The head of one of the UK's biggest energy companies has suggested that smaller providers have an unfair cost advantage.
Tony Cocker, the chief executive of E.On, said small companies were excused from paying some of the environmental and social levies.
Such levies make up between 8% to 9% of the average bill.
It comes amid speculation that the prime minister may order a Competition Commission inquiry into the market.
On Tuesday, Mr Cocker told MPs that there should be a full investigation. He and seven other company bosses were called before the Energy and Climate Change Committee to justify recent price rises.
Speaking to the BBC's Today programme, Mr Cocker said: "The small companies are exempt from a number of environmental and social obligations. Not all, but some of them."
Energy firms with less than 250,000 customers do not have to pay the Energy Companies Obligation (ECO), or the Warm Home Discount.
In addition, those not involved in fossil fuel generation participate in neither the EU Emissions Trading Scheme nor the Carbon Price Floor.
Together those account for £71 on an average bill. In other words, customers of the smaller companies are relatively unburdened by such levies.
Customers of the larger companies also pay different amounts.
British Gas says its customers pay £160 a year on average to cover the levy costs.
SSE customers pay £120.
This means that customers of the seven biggest companies might face the largest reduction in their bills, should the government reduce the levies, or transfer them into general taxation.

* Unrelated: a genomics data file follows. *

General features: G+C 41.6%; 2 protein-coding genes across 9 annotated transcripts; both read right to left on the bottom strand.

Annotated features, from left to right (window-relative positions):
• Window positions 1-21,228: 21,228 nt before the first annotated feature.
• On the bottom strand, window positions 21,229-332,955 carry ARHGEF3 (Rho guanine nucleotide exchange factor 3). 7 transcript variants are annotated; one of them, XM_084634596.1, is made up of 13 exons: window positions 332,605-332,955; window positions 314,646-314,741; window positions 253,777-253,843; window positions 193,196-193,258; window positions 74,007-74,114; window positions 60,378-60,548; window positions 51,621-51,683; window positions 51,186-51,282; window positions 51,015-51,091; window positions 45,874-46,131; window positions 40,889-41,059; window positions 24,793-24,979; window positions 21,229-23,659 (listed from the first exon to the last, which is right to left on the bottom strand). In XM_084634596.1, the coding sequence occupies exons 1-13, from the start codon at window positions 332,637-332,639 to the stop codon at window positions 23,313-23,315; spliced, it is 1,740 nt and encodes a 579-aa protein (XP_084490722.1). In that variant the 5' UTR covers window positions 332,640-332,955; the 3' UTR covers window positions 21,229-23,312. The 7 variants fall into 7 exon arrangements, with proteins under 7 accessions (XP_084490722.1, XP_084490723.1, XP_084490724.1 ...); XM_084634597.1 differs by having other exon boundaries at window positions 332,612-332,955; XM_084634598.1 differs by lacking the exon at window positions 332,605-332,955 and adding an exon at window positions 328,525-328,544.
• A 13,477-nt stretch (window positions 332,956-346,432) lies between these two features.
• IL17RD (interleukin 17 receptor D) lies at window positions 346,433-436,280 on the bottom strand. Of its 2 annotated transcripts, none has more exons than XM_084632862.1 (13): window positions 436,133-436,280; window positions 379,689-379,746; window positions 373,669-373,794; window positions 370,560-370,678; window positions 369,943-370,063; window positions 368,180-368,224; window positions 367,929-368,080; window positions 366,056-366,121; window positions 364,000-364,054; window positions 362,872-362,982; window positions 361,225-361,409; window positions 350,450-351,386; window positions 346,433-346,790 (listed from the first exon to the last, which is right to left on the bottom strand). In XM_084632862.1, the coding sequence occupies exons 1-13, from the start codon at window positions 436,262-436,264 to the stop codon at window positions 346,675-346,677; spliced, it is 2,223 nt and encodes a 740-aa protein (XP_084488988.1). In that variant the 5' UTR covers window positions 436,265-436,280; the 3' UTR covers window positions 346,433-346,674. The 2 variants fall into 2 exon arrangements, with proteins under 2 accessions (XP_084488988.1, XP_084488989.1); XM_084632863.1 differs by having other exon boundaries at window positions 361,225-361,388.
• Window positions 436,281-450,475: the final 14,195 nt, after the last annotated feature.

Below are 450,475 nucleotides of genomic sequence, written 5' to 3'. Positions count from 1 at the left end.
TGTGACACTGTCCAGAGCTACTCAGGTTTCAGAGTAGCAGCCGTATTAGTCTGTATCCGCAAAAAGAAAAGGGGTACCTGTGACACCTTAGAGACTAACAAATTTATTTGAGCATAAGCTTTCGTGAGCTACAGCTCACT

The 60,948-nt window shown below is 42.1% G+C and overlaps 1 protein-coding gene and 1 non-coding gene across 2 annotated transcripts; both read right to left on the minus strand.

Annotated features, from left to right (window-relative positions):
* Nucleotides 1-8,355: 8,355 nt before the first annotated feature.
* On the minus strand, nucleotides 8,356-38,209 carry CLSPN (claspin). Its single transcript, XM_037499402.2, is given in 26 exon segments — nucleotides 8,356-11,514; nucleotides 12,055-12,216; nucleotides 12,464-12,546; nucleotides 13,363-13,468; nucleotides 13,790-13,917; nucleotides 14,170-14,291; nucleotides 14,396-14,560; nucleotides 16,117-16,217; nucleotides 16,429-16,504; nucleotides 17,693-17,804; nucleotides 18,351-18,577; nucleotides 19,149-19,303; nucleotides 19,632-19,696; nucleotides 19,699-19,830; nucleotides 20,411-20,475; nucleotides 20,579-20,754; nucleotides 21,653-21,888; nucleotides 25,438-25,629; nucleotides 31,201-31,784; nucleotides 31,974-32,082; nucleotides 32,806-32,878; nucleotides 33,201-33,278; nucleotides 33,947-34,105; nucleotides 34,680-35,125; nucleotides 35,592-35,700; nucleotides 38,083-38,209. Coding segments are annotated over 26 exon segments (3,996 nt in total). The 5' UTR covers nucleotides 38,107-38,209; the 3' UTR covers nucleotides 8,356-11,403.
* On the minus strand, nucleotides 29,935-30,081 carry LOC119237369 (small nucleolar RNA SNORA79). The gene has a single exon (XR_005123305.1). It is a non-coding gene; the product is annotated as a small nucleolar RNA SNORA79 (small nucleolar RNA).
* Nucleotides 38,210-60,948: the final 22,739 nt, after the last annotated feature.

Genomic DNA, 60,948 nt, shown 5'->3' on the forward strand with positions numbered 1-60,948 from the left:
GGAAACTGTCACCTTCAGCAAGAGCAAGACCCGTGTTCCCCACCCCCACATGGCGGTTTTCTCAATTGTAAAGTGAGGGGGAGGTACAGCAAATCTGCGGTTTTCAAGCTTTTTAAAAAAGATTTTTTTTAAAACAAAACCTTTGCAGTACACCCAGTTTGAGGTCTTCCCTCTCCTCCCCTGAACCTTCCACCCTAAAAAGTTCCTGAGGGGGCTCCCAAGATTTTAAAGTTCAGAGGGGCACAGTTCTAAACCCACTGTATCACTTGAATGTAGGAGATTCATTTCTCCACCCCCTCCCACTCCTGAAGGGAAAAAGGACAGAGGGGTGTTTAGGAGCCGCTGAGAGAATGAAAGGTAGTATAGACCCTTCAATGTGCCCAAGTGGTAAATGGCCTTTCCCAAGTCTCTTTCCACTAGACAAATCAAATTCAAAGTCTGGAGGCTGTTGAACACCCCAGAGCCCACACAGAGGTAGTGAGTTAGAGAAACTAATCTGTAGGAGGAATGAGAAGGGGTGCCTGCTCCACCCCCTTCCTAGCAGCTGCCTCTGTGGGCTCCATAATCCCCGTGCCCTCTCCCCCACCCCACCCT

Stephen Fitzpatrick, the managing director of Ovo Energy, claimed that his firm could cut bills for many consumers.
"I can tell you, of the four companies that have raised their prices, we are around £160 cheaper. So that's about 12% to 13% for a customer of average consumption," Mr Fitzpatrick told the BBC.
Ovo raised its prices by 5.8% in April 2013.
So far this month, British Gas, SSE, Scottish Power and Npower have raised prices by an average of 9.1%.
The regulator, Ofgem, estimates that levies add about £107 a year to an average bill, or 8%.
The Department for Energy and Climate Change (DECC) puts the figure at £112, or about 9%.
At Prime Minister's questions, David Cameron repeated his pledge to consider "rolling back" some of the levies.
"What we need is more competition, and lower levies and charges to drive prices down," he said.
But the Labour leader, Ed Miliband, accused him of changing his mind on levies.
"In January he was boasting about the size of his levies. He was saying the bigger, the better. Now he's saying the opposite," said Mr Miliband.
"Most companies don't want a price freeze," he added, "and most consumers do."
Mr Cameron said that it was not a "price freeze", but a "price con."
The government is expected to announce more details of its annual review of the energy market on Thursday.
The review will be led by the regulator Ofgem, together with the Office of Fair Trading (OFT), and the Competition and Markets Authority (CMA).